In Italy, for four decades they have been trying to find traces of the disappeared Emanuela Orlandi.
A photo: GLOBAL LOOK PRESS
This story has been one of the most mysterious cases of people disappearing without a trace for four decades now. It has everything: the Italian mafia, terrorists, secrets of the Vatican, violence and mysterious anonymous people. It all started when 15-year-old Emanuela Orlandi disappeared one hot Italian day.
GIRL FROM A GOOD FAMILY
She was the fourth of five children of Ercoli and Maria Orlandi. The girl’s father was a hereditary minister of the Holy See. According to some sources, he was an employee of the Vatican Bank, according to others – an employee of the prefecture of the papal court, in particular, his duties included organizing audiences for the Pope. In any case, his status allowed the Orlandi family to live in the territory of the Vatican, where from time immemorial only members of the clergy and guards could live.
On that ill-fated day, June 22, 1983, the girl was going to a music school, but she was late. The road was long – it was necessary to go by bus, and then walk to Piazza Sant’Apollinare – and Emanuela asked her older brother Pietro to accompany her. But the young man refused, citing his deeds. Oh, how he later regretted it.
A MYSTERIOUS STRANGER
Emanuela was late for the flute lesson. As the policeman who saw Orlandi later said, the girl was talking on the street with an unfamiliar elegantly dressed man in a green BMW. After a lesson at the academy, the Italian called her older sister Federica and said that a stranger offered her a job in a cosmetics company – either handing out leaflets, or selling cosmetics at an exhibition. But Emanuela decided to consult with her family.
In the evening, the girl was supposed to meet another sister, Maria Christina, but they never saw each other. Versions of what happened next vary. According to one of them, after the lesson, Emanuela, along with two friends, went to the bus stop: the girls left, and Orlandi stayed to wait for her bus. According to another version, Emanuela told her friend that she was going to meet with a potential employer in the evening. Already driving away from the stop, a friend saw Emanuela talking to a curly-haired girl, whose identity was never established.
Emanuela went missing on June 22, 1983.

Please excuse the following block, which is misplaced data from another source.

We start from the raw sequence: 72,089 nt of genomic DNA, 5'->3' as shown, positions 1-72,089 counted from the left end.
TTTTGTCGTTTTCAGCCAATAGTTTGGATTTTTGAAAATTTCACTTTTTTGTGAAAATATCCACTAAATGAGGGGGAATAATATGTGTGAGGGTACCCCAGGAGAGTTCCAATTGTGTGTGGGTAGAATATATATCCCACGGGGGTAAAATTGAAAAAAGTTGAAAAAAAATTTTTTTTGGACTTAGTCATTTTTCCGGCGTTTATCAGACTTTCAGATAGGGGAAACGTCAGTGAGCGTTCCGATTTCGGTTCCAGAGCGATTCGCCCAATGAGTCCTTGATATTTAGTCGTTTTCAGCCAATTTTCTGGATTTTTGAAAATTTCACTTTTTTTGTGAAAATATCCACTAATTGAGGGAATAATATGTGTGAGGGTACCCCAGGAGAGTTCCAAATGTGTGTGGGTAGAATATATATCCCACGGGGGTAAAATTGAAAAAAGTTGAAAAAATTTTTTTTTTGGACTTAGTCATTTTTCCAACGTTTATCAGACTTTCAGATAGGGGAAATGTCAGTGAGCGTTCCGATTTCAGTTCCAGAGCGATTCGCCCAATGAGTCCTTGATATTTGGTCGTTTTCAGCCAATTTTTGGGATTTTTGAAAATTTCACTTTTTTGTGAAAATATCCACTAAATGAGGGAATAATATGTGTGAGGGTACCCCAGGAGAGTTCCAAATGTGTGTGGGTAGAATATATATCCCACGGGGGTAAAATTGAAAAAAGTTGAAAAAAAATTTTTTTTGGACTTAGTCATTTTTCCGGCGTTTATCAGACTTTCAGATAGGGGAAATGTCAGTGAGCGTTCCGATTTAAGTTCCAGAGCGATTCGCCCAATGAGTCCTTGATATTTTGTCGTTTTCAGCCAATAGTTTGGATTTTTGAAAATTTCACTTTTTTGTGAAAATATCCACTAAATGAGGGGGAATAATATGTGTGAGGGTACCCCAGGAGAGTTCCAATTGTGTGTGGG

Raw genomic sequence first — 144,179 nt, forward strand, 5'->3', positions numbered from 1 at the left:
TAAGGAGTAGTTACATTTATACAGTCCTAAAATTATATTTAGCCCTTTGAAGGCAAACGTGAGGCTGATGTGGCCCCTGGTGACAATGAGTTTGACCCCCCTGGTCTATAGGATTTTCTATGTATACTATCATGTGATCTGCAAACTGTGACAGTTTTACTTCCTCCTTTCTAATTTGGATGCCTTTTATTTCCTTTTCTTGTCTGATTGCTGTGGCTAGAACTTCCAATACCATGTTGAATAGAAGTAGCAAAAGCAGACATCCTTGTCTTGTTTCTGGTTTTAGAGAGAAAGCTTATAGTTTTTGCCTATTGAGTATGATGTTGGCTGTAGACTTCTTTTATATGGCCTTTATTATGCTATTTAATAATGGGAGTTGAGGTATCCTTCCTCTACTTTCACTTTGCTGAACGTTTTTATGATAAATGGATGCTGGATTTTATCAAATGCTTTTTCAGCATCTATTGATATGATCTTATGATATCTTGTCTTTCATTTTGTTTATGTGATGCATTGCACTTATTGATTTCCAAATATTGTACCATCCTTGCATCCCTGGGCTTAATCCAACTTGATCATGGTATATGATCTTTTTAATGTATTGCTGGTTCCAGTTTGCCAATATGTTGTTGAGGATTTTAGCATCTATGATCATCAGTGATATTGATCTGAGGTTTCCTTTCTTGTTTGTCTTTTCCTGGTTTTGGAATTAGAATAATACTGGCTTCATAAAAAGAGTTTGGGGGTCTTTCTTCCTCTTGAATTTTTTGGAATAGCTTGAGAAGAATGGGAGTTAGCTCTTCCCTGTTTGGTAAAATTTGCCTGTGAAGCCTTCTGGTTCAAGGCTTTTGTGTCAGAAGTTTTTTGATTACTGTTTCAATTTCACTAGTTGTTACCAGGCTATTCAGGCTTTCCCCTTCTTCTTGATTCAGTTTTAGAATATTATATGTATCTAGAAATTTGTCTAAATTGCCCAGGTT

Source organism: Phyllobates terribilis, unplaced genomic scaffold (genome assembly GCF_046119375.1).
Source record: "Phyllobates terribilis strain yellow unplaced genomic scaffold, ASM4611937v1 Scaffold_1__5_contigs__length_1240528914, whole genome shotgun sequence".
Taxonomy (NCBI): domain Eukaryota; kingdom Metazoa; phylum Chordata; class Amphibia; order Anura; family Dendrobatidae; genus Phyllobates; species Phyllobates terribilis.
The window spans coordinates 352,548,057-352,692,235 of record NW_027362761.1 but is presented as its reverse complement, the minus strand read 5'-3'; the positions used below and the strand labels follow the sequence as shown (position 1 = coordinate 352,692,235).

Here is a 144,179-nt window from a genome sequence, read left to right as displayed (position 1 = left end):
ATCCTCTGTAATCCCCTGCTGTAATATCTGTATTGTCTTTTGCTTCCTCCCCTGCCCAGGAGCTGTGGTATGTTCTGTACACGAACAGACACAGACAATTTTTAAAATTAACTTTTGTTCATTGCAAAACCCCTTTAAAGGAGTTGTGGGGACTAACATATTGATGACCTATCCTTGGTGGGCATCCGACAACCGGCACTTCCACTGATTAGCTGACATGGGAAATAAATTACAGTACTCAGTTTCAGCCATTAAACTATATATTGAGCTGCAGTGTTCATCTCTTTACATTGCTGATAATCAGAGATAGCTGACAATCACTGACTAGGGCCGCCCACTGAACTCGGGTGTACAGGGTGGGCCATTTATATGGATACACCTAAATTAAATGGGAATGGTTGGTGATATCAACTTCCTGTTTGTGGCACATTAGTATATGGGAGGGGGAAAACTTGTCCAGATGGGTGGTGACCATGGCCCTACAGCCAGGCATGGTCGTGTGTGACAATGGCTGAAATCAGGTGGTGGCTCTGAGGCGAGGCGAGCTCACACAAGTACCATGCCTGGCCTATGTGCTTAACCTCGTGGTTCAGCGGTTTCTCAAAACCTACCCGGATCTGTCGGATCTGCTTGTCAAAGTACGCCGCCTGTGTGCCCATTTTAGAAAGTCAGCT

A photo: EAST NEWS
Already on the evening of June 22, Emanuela’s parents sounded the alarm. They called their daughter’s friends and teachers, and then went to the police. The news of the disappearance of a girl from the Vatican quickly spread throughout Rome, and already on June 24, newspapers came out with articles about Emanuel, where the family’s phone number was indicated. Then the mysterious calls began.
The first was heard on June 25. A young man who introduced himself as Pierluigi said that he had seen a similar girl and accurately described Emanuela’s hairdo and flute case. The girl sold cosmetics, and called herself Barbara. When a young man and his girlfriend asked her to play the flute, she refused, saying that she would have to wear glasses for astigmatism, which she dislikes so much. It looked like the truth.
The next day, a second call rang. The owner of a bar located near the Academy said that he spoke with a girl who looked like Emanuela. She introduced herself as Barbara from Venice, said that she made money selling cosmetics, ran away from home, but would return for her sister’s wedding. The Orlandi family was confused: only relatives knew about the upcoming celebration, but on the other hand, Mario was mistaken when he said that Emanuela was tall, although not tall, in fact, was about sixty meters.
VERSION #1: “GRAY WOLVES”
On July 3, Pope John Paul II, after a public prayer, turned to the possible kidnappers of the girl with a request to return her home. On July 5, another call rang out. The caller was later nicknamed The American because of his distinctive accent. He declared that Emanuela was alive. She was promised to be returned after the release of the Turkish terrorist, a member of the Gray Wolves group Mehmet Ali Agzhu. In 1981, he made an attempt on the pontiff, wounding him in the stomach. The Vatican refused the deal. The American made 16 calls, but at the end of October the connection was cut off. Later, there were other anonymous people who demanded the release of Agzha in exchange for Orlandi. One of them even provided evidence that they had Emanuela: a copy of her pass to music school and a handwritten note. But the police did not find the evidence conclusive.